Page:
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Textbooks VS Reality: Misinformation About Sex Education in Indian Textbooks

From guilt-ridden discoveries to textbook misinformation, India's education system is failing our youth. It's time to ignite change, embrace open discussions, and provide comprehensive sex education that empowers and enlightens. It's time to revolutionize sex education, challenge taboos, and empower our youth with knowledge that embraces diversity and fosters a culture of acceptance.

 

Sex. Porn. Masturbation. Guilt. Guilt is all that used to come across my mind when I learnt about sex on the Internet, in sixth grade. It came to me as a shock. Did I discover something I was not supposed to know? I never asked my parents about it just because I felt guilty that I had done something extremely wrong. Until, I got the ‘sex talk’, two years later, and realized that sex is not wrong, it is completely natural. So, if sex is normal, why is it not discussed openly? Why is this basic human necessity a taboo?


Allen Academy, one of the most renowned JEE and NEET preparation academies, with more than two hundred centers across India, successfully “taught” misinformation about sex and sexuality. According to its pre-medical biology textbook, the transmission route of AIDS, amongst other falsities, is homosexuality.

This clearly depicts how homophobia is being propagated amongst the youth through textbooks.

Allen’s pre-medical biology textbook states that the sexual route of AIDS transmission is homosexuality.

Homosexuality is the romantic or sexual attraction between two people of the same gender. Love and attraction does not sexually transmit diseases. How can simply loving outside the confines of societal norms cause the spread of a STD?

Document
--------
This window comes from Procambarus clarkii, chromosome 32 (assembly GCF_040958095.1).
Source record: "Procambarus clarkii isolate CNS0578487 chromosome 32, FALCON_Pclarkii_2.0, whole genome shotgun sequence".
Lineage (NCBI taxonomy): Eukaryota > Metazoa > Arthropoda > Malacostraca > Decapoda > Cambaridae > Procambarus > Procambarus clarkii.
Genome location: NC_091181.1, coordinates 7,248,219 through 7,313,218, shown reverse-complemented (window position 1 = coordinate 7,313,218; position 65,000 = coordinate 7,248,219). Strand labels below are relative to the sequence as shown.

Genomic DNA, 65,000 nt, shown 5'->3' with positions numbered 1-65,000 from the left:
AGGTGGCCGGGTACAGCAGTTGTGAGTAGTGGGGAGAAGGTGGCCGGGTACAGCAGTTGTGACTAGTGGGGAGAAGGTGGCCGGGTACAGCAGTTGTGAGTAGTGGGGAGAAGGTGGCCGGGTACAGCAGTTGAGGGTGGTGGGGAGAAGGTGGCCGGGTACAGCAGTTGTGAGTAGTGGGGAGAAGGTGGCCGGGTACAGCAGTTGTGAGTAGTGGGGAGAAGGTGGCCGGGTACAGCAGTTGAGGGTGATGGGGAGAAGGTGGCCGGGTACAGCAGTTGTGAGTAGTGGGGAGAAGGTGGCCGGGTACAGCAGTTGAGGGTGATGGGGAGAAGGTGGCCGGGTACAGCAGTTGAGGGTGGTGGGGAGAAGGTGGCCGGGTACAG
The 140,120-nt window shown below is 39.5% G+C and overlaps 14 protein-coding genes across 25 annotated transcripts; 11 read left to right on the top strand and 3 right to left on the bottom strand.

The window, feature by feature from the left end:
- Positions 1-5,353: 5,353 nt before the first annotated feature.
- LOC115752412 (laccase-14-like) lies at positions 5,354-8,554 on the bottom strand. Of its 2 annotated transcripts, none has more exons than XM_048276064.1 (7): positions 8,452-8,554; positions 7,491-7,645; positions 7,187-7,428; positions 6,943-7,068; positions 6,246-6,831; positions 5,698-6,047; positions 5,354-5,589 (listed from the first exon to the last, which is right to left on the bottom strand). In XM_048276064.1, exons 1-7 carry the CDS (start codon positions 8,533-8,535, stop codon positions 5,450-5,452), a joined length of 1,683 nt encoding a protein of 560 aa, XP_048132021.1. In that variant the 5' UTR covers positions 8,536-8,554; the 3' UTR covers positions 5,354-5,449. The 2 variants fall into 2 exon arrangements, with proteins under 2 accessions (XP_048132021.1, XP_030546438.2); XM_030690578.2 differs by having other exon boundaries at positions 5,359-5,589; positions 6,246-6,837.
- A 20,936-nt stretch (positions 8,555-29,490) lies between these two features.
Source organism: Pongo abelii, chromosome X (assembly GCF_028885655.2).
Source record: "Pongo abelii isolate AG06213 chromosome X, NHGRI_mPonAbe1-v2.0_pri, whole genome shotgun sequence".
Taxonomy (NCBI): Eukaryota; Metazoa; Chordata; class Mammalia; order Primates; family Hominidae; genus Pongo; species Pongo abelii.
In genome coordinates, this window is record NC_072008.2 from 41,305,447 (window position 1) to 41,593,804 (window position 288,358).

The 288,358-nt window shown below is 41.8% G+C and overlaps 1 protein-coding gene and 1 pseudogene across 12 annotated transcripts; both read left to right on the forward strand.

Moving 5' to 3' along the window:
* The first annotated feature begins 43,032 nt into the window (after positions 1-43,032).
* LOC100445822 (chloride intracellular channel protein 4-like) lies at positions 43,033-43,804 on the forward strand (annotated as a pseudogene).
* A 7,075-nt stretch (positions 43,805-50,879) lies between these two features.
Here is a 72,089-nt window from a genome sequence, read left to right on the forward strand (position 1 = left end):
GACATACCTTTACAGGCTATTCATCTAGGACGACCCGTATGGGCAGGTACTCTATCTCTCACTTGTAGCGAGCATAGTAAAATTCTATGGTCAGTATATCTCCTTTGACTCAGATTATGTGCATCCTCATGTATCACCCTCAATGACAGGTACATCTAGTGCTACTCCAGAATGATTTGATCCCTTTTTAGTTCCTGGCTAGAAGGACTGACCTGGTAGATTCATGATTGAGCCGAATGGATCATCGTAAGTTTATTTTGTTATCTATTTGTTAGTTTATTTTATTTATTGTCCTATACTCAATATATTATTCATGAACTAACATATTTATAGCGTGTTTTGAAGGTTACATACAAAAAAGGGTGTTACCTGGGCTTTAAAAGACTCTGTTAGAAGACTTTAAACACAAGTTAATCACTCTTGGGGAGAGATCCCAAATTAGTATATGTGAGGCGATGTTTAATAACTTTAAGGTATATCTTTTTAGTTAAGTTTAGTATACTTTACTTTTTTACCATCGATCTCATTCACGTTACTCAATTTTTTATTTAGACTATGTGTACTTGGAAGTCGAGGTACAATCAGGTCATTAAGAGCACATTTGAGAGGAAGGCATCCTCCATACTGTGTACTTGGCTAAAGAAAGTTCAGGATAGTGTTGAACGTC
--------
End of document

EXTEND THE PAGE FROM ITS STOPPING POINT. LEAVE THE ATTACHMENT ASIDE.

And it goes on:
In another case, the SCERT science textbook of Grade 10, states that AIDS is transmitted through ‘premarital and extramarital sexual contact’ because sex before marriage is, of course, uncultured and a sin.

SCERT Science textbook states that AIDS is transmitted through premarital/extramarital sexual contact.

How does it matter whether the people involved in the sexual activity are married or not? An STD spreads through unsafe sex, it doesn’t ask your marital status before afflicting you.


Apart from this, there has been another textbook spreading homophobic ideologies. The Gujarat State Board’s Physical Education textbook states that sexual activity involving a man and a woman, only, is a natural sex relation, while sexual activity involving the same gender is unnatural sexual activity. And guess why is it unnatural? Of course, because it causes AIDS. It says that people involved in ‘unnatural’ sexual relations keep changing their partners, increasing risk of STD.

Gujarat State Board’s Physical Education textbook stating that sexual acts between same genders are ‘unnatural’.

After being blamed for a chronic, life threatening disease by curriculum textbooks, how are queer teenagers to accept themselves? They struggle with self hate and worry that no one will accept them because they are "wrong" and "unnatural" as perpetuated by these textbooks, all thanks to our Indian education system. High rape statistics in India is another crucial impact of lack of sex education.

Image Source: Washington Blade

To tackle these issues, and to eliminate the collective societal mortification that hails from discussing sex, the education system has to take huge steps. Education must not be biased or opinionated; it is supposed to present objective, indisputable facts. Authors shouldn’t share their opinions while writing textbooks, we have blogs for that. Textbooks are supposed to educate students and nurture them into independent thinkers, not to ostracize them and propagate age-old, baseless, abhorrent stereotypes. In order to protect the future generation from going through what we went through, this is a step highly necessary.


By taking steps in this direction, the education system can finally do what it was designed to: debunk harmful stereotypes, destigmatize sex, and create an accepting, and inclusive society.


Written by Aarya Jadhav


This article was written as part of a 3-part series in collaboration with Project Educating the Educators. ProjectETE is a community dedicated to ensuring that curriculum textbooks are fair, accurate, and unbiased. They believe that every student deserves access to high-quality, inclusive education that reflects the diversity of their experiences and the world around them.







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